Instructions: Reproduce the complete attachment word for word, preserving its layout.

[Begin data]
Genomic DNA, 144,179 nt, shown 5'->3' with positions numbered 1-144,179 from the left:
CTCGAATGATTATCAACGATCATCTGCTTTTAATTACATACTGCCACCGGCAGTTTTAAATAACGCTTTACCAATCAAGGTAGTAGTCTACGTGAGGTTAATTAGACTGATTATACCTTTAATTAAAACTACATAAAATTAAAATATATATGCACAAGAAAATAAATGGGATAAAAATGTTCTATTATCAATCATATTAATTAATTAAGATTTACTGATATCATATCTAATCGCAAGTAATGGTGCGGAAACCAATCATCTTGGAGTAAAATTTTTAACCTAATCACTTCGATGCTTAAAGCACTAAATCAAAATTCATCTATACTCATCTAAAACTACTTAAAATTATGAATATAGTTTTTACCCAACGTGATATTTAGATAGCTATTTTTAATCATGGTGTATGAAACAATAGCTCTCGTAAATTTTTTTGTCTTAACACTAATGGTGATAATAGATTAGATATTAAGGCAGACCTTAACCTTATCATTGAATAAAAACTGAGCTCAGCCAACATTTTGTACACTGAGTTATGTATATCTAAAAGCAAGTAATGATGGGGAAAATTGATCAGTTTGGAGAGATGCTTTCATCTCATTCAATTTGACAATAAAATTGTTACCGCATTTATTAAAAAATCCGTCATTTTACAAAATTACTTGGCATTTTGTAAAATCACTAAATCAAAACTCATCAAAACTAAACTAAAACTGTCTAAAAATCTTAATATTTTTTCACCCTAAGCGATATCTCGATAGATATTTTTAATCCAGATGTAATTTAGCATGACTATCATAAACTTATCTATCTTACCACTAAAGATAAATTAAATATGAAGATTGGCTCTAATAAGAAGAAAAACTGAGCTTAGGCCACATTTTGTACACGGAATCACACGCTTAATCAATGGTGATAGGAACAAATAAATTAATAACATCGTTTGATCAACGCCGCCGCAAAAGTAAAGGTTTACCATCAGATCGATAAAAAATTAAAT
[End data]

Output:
Genomic DNA, 144,179 nt, shown 5'->3' with positions numbered 1-144,179 from the left:
CTCGAATGATTATCAACGATCATCTGCTTTTAATTACATACTGCCACCGGCAGTTTTAAATAACGCTTTACCAATCAAGGTAGTAGTCTACGTGAGGTTAATTAGACTGATTATACCTTTAATTAAAACTACATAAAATTAAAATATATATGCACAAGAAAATAAATGGGATAAAAATGTTCTATTATCAATCATATTAATTAATTAAGATTTACTGATATCATATCTAATCGCAAGTAATGGTGCGGAAACCAATCATCTTGGAGTAAAATTTTTAACCTAATCACTTCGATGCTTAAAGCACTAAATCAAAATTCATCTATACTCATCTAAAACTACTTAAAATTATGAATATAGTTTTTACCCAACGTGATATTTAGATAGCTATTTTTAATCATGGTGTATGAAACAATAGCTCTCGTAAATTTTTTTGTCTTAACACTAATGGTGATAATAGATTAGATATTAAGGCAGACCTTAACCTTATCATTGAATAAAAACTGAGCTCAGCCAACATTTTGTACACTGAGTTATGTATATCTAAAAGCAAGTAATGATGGGGAAAATTGATCAGTTTGGAGAGATGCTTTCATCTCATTCAATTTGACAATAAAATTGTTACCGCATTTATTAAAAAATCCGTCATTTTACAAAATTACTTGGCATTTTGTAAAATCACTAAATCAAAACTCATCAAAACTAAACTAAAACTGTCTAAAAATCTTAATATTTTTTCACCCTAAGCGATATCTCGATAGATATTTTTAATCCAGATGTAATTTAGCATGACTATCATAAACTTATCTATCTTACCACTAAAGATAAATTAAATATGAAGATTGGCTCTAATAAGAAGAAAAACTGAGCTTAGGCCACATTTTGTACACGGAATCACACGCTTAATCAATGGTGATAGGAACAAATAAATTAATAACATCGTTTGATCAACGCCGCCGCAAAAGTAAAGGTTTACCATCAGATCGATAAAAAATTAAAT